Vansuch says he and his family are in this for the long haul, and he encourages other young people to get involved.
"We have a lot of older politicians and government officials in the county. If all that experience leaves at one time then you're left with new people coming in, and there's no smooth transition.
"I don't plan on coming in and disrupting the apple cart - I plan to learn from them but also bring some new ideas," he said.
Ed Stredney was 23 when he was campaigning, and is now in his third term as 3rd Ward councilman for the city of Niles.
At the time, he said he was in the process of getting married and buying a house, and he wanted to help build the community and be a community leader.
Stredney also went door to door, where he met with warm reception.
"I think they liked the energetic youth," he said.
Stredney has focused on blighted housing and, of course, jobs.
"Everybody's top priority in the Mahoning Valley should be jobs, jobs, jobs, jobs, jobs," said Stredney, who is an assistant manager at Sears Holding / Kmart.
He said his first term was very educational and that other members of council have been very good mentors, also pointing out that they just passed a $78 million budget.
In addition, Stredney is seeking the Democratic nomination for state representative of the 65th District, which is being vacated by Sandra Stabile Harwood.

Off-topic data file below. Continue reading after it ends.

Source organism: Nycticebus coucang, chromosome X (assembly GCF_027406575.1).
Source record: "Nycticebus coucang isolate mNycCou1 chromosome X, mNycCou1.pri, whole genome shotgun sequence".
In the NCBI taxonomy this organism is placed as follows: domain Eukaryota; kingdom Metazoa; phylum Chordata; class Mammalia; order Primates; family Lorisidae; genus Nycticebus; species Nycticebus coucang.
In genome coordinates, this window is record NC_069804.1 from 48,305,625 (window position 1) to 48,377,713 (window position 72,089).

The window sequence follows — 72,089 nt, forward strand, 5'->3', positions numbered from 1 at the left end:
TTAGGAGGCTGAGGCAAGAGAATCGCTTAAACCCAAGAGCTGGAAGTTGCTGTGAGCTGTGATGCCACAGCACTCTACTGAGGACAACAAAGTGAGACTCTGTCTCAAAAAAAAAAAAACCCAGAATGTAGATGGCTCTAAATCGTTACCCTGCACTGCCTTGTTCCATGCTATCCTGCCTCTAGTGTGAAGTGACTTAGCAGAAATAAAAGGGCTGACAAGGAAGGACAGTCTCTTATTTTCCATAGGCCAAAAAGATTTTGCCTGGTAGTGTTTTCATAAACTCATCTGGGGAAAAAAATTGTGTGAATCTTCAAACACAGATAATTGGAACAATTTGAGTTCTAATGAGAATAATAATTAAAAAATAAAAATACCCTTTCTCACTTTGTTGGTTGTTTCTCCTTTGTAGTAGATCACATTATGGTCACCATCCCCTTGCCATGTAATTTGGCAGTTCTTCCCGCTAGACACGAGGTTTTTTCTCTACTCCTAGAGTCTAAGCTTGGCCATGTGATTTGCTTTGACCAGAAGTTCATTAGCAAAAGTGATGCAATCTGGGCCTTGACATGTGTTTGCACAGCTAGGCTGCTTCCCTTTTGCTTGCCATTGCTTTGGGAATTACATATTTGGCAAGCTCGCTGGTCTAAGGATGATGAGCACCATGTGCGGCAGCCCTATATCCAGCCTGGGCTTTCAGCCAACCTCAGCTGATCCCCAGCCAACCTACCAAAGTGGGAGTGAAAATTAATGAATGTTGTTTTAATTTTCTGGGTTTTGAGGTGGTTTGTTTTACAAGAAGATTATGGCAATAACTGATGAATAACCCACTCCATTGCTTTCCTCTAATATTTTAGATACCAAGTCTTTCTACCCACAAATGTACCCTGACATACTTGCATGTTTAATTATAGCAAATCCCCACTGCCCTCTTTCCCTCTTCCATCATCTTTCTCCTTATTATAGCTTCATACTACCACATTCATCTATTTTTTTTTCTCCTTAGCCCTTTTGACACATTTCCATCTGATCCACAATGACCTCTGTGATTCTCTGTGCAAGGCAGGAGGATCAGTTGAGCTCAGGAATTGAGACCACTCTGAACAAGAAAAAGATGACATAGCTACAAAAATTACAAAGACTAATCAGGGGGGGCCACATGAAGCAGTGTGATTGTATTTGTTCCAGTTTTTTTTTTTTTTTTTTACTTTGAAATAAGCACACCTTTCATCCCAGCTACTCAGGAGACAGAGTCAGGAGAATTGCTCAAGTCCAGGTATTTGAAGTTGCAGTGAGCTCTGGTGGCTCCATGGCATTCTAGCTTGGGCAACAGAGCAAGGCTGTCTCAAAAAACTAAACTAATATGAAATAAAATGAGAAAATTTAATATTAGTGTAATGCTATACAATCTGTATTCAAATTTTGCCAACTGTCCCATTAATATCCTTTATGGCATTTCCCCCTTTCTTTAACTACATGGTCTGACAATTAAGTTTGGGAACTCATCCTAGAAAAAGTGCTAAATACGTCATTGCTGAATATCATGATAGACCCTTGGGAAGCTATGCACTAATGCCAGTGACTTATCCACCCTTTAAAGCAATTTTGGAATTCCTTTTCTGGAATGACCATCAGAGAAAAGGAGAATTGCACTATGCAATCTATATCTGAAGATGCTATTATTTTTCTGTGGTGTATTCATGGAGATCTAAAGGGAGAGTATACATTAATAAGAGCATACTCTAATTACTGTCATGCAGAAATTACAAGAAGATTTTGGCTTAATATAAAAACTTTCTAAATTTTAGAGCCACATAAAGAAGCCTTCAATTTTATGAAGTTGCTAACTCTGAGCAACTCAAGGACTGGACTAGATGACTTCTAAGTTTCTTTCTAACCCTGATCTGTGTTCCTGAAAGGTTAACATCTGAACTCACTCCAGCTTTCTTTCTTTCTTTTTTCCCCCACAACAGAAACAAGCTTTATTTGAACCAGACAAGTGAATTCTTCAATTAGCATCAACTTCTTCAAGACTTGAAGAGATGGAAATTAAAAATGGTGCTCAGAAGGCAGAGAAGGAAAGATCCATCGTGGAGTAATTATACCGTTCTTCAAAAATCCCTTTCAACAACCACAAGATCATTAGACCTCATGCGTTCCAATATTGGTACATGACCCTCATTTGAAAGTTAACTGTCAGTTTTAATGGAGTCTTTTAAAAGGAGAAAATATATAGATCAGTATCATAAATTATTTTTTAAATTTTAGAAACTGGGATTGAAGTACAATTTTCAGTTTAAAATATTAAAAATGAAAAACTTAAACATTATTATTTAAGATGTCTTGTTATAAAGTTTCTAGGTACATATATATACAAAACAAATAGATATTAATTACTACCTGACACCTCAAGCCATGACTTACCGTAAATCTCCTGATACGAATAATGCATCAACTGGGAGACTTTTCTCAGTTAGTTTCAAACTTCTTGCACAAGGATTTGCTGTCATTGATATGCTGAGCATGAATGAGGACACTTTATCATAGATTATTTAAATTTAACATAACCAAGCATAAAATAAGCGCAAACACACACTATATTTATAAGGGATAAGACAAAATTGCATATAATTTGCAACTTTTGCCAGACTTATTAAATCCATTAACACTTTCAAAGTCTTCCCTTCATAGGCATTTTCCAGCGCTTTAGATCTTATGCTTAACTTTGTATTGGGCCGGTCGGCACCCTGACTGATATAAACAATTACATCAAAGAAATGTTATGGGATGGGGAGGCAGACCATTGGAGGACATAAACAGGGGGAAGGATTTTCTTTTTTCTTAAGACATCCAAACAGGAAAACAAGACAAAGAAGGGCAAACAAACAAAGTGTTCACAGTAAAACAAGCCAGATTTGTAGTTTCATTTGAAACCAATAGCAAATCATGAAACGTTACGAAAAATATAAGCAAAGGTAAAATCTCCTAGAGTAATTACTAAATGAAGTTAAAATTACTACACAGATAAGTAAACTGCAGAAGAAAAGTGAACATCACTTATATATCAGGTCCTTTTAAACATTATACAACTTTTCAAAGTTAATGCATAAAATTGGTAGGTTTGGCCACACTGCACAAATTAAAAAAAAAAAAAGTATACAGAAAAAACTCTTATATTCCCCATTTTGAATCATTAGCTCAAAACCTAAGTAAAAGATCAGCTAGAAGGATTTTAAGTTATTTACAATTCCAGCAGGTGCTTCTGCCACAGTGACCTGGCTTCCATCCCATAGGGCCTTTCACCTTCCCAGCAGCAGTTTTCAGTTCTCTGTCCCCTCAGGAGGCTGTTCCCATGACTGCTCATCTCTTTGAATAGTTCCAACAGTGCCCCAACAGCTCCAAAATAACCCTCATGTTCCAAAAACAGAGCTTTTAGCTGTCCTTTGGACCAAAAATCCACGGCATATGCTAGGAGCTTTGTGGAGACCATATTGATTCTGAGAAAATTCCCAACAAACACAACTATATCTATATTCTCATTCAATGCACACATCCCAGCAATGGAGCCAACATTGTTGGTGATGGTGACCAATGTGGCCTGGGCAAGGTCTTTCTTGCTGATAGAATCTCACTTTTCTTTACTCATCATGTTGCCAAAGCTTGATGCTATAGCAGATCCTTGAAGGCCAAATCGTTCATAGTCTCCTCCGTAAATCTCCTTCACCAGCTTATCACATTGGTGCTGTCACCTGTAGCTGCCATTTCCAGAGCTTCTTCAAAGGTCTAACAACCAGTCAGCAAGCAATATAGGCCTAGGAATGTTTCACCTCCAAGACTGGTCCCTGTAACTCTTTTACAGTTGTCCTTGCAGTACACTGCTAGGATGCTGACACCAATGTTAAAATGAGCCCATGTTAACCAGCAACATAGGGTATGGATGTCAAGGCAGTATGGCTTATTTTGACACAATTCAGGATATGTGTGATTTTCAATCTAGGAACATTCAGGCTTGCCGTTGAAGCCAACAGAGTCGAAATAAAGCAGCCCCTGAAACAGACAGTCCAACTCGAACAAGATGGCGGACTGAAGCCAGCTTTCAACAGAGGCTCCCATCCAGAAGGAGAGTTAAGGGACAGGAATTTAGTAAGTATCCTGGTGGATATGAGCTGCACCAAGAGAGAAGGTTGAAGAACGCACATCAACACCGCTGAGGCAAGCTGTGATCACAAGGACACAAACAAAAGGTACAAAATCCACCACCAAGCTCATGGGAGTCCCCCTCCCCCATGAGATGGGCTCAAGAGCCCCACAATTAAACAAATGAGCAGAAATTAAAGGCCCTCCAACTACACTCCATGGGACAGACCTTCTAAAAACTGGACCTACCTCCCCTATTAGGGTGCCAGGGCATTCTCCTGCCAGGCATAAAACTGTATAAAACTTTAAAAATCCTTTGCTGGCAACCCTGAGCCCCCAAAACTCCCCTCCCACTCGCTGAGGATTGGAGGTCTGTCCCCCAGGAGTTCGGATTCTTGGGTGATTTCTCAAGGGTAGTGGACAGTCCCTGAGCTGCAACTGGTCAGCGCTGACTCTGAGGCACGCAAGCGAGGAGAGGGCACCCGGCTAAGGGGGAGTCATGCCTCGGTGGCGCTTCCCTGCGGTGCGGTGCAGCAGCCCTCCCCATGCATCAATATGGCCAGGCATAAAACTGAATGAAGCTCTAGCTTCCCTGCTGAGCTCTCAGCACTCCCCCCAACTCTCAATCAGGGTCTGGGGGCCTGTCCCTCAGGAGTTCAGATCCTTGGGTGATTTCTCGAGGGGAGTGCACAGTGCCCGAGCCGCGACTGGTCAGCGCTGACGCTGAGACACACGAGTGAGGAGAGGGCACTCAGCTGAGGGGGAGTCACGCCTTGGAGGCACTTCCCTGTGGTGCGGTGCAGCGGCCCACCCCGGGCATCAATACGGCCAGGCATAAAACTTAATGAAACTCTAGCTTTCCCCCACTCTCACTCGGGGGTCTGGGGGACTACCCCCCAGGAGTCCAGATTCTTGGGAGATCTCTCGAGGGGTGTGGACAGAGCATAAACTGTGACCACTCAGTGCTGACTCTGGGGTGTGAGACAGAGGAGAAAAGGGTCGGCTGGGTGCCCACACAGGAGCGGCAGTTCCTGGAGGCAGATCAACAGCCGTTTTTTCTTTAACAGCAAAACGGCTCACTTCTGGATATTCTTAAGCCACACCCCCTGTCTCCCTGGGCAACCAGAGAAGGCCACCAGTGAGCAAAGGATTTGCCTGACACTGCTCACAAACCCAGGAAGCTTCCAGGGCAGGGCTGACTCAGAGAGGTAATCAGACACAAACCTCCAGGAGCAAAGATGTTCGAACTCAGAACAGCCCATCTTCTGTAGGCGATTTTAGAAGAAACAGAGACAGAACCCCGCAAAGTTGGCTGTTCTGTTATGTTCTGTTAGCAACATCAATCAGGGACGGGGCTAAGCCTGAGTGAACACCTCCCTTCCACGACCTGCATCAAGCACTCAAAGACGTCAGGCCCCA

Roak Zeller is president of the Trumbull-Portage County Young Republicans. He is running for the 68th District, which runs up to the Trumbull County line.
"I am 38, and the Young Republicans are for folks who are in their 20s and 30s," he said.
Zeller is most concerned with Ohio's high unemployment rate.
"We definitely need some reform because the whole reason the state unemployment has doubled to over 11 percent under Strickland is because I believe it is a hostile business environment," he said.
That environment, he said, is caused by the tax burden on employers, and he'd like to see the state change to rates that are competitive with its neighbors.
Zeller, who is a lead in Rubbermaid's warehouse in Mogadore and also works for Warren-based Leeda Northeast, said he became involved with the "Y.R.s" during the race for 11th District Court of Appeals in 2002. He said his group gets involved with such multi-district races - another example is the 7th State School Board.
"We try to coordinate with others for volunteer work," he said.
Zeller recommends that young people read more than one source to become informed.
"I'm very confident of my idealogy, so I tell people read more," he said. "I read left- and right-wing, and it helps you sharpen your argument because it helps you understand where they're coming from."